Satire is based upon this dated post by Tullian Tchividjian.
The Bible makes it clear that God’s people face three enemies: the world, the flesh, and the Devil. This means that T.D. Jakes is NOT our enemy. For those of you who proudly bash Jakes, you should be ashamed of yourselves. I used to take pride in my critique of T.D. Jakes. His books, Woman, Thou Art Loosed and Why? Because You are Anointed have some glaring weaknesses. But they have some strengths too; they are not wholly devoid of truth. Let me be very clear: It is NOT Reformed (much less Christian) to glean truth, beauty, and goodness only from Christians who are Reformed. In fact, because of the Reformers (Luther, Calvin, Knox, etc) firm belief that “all truth is God’s truth” we should glory in truth wherever it is found–yes even when it is found in books written by T.D. Jakes
But it’s not T.D. Jakes' books or T.D. Jakes’ church that impress me. It’s T.D. Jakes. I’ve met him and he is a genuinely humble guy (it’s easy to critique a person that you’ve never spent time with). In an Evangelical world where financial and moral integrity are becoming increasingly hard to find amongst its leaders, T.D. Jakes is above reproach. He doesn’t take himself too seriously (we could all learn from him on this point) and he’s actually getting his hands dirty serving the common good of humanity. I’m not bad at theologizing about cultural transformation. But I have a long way to go to catch Jakes when it comes to actually transforming this present world into the world to come. T.D. Jakes is doing more to bring God’s Kingdom “on earth as it is in heaven” than most of us. He may not be a Calvinist theologically, but he certainly puts many of us Calvinists to shame when it comes to being a Calvinist practically: caring for widows and orphans, helping the poor and sick, and humbly serving those in need. He’s doing more good than harm for the Kingdom and if you love the King, that should make you happy.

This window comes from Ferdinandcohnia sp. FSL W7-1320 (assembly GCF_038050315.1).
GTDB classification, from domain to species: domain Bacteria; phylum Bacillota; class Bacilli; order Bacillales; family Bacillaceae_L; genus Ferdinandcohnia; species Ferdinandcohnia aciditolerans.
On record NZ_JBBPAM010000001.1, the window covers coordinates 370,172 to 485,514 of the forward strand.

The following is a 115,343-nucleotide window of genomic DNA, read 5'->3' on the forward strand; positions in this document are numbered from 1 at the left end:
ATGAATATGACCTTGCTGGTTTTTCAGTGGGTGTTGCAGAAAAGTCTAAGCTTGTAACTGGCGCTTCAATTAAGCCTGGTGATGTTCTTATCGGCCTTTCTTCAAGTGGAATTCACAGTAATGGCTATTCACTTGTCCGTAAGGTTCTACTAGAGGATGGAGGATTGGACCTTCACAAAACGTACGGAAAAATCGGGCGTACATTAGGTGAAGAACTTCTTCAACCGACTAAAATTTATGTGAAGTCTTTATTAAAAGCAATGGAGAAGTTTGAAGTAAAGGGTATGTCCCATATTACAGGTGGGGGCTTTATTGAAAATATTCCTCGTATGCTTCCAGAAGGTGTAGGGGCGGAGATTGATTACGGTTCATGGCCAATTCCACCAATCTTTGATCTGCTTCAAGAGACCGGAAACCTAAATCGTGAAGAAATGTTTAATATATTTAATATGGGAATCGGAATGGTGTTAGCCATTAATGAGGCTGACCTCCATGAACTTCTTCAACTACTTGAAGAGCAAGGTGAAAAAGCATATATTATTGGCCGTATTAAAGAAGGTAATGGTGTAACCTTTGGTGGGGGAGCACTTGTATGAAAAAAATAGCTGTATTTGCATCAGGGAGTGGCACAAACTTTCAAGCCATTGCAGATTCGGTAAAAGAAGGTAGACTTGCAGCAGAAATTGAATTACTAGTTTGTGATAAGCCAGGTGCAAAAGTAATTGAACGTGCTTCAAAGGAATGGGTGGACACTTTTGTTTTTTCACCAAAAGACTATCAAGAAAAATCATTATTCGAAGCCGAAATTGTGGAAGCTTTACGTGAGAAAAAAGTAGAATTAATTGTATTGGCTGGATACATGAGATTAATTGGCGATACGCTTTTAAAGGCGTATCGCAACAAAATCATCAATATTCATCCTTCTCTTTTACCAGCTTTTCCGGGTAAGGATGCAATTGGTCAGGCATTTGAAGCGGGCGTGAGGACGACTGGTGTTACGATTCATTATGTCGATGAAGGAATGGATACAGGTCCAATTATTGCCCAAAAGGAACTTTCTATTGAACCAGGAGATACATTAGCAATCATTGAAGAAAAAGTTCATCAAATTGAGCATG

I hope that you will be more inclined to pray for Jakes than you are to critique him. Critiquing him (or anybody else, for that matter) is beneficial where and when he misses the mark (either personally or theologically). But if you find more joy and satisfaction in critiquing him where he is wrong than you do in praising God where he is right, than you need to repent. I know, because I had to. Enjoy this helpful article.
Just a small comment: I have no idea that being a Calvinist practically means "caring for widows and orphans, helping the poor and sick, and humbly serving those in need." All the while, I thought being a Calvinist practically means believing in the Gospel of free grace and trusting Christ alone for salvation, and desiring to serve Christ in this world through good works.